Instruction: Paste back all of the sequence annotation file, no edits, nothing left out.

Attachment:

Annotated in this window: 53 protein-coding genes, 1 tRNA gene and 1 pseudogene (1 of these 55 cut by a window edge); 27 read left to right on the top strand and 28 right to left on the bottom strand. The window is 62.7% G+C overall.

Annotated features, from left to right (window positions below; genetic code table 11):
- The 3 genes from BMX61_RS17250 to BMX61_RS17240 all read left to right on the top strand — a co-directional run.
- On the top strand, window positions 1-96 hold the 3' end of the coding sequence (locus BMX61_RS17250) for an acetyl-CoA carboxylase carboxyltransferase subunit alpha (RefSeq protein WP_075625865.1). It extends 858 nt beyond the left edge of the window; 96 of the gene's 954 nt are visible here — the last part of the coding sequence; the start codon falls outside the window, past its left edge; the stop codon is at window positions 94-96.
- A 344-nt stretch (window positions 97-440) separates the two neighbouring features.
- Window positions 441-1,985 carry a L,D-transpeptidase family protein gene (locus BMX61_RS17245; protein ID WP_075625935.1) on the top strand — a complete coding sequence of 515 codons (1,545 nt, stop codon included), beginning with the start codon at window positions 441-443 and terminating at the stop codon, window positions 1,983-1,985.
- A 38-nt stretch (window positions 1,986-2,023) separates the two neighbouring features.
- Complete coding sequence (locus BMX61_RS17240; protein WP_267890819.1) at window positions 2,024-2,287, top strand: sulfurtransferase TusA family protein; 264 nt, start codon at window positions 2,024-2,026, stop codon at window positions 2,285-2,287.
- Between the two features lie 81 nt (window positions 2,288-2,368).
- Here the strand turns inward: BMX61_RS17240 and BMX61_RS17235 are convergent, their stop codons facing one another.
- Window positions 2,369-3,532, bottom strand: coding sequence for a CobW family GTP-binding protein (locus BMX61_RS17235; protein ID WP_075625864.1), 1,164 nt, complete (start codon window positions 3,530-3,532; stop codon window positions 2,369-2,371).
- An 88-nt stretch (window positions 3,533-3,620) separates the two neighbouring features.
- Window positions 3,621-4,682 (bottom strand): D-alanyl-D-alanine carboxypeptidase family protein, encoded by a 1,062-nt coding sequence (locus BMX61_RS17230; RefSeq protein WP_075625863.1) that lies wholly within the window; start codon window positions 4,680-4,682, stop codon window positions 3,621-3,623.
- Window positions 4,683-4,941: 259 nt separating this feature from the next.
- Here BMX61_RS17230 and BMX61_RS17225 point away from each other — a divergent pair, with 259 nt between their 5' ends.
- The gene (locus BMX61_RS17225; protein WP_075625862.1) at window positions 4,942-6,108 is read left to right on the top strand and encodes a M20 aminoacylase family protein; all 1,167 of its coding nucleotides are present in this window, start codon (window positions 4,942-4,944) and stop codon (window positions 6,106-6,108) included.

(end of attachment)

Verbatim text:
Annotated in this window: 53 protein-coding genes, 1 tRNA gene and 1 pseudogene (1 of these 55 cut by a window edge); 27 read left to right on the top strand and 28 right to left on the bottom strand. The window is 62.7% G+C overall.

Annotated features, from left to right (window positions below; genetic code table 11):
- The 3 genes from BMX61_RS17250 to BMX61_RS17240 all read left to right on the top strand — a co-directional run.
- On the top strand, window positions 1-96 hold the 3' end of the coding sequence (locus BMX61_RS17250) for an acetyl-CoA carboxylase carboxyltransferase subunit alpha (RefSeq protein WP_075625865.1). It extends 858 nt beyond the left edge of the window; 96 of the gene's 954 nt are visible here — the last part of the coding sequence; the start codon falls outside the window, past its left edge; the stop codon is at window positions 94-96.
- A 344-nt stretch (window positions 97-440) separates the two neighbouring features.
- Window positions 441-1,985 carry a L,D-transpeptidase family protein gene (locus BMX61_RS17245; protein ID WP_075625935.1) on the top strand — a complete coding sequence of 515 codons (1,545 nt, stop codon included), beginning with the start codon at window positions 441-443 and terminating at the stop codon, window positions 1,983-1,985.
- A 38-nt stretch (window positions 1,986-2,023) separates the two neighbouring features.
- Complete coding sequence (locus BMX61_RS17240; protein WP_267890819.1) at window positions 2,024-2,287, top strand: sulfurtransferase TusA family protein; 264 nt, start codon at window positions 2,024-2,026, stop codon at window positions 2,285-2,287.
- Between the two features lie 81 nt (window positions 2,288-2,368).
- Here the strand turns inward: BMX61_RS17240 and BMX61_RS17235 are convergent, their stop codons facing one another.
- Window positions 2,369-3,532, bottom strand: coding sequence for a CobW family GTP-binding protein (locus BMX61_RS17235; protein ID WP_075625864.1), 1,164 nt, complete (start codon window positions 3,530-3,532; stop codon window positions 2,369-2,371).
- An 88-nt stretch (window positions 3,533-3,620) separates the two neighbouring features.
- Window positions 3,621-4,682 (bottom strand): D-alanyl-D-alanine carboxypeptidase family protein, encoded by a 1,062-nt coding sequence (locus BMX61_RS17230; RefSeq protein WP_075625863.1) that lies wholly within the window; start codon window positions 4,680-4,682, stop codon window positions 3,621-3,623.
- Window positions 4,683-4,941: 259 nt separating this feature from the next.
- Here BMX61_RS17230 and BMX61_RS17225 point away from each other — a divergent pair, with 259 nt between their 5' ends.
- The gene (locus BMX61_RS17225; protein WP_075625862.1) at window positions 4,942-6,108 is read left to right on the top strand and encodes a M20 aminoacylase family protein; all 1,167 of its coding nucleotides are present in this window, start codon (window positions 4,942-4,944) and stop codon (window positions 6,106-6,108) included.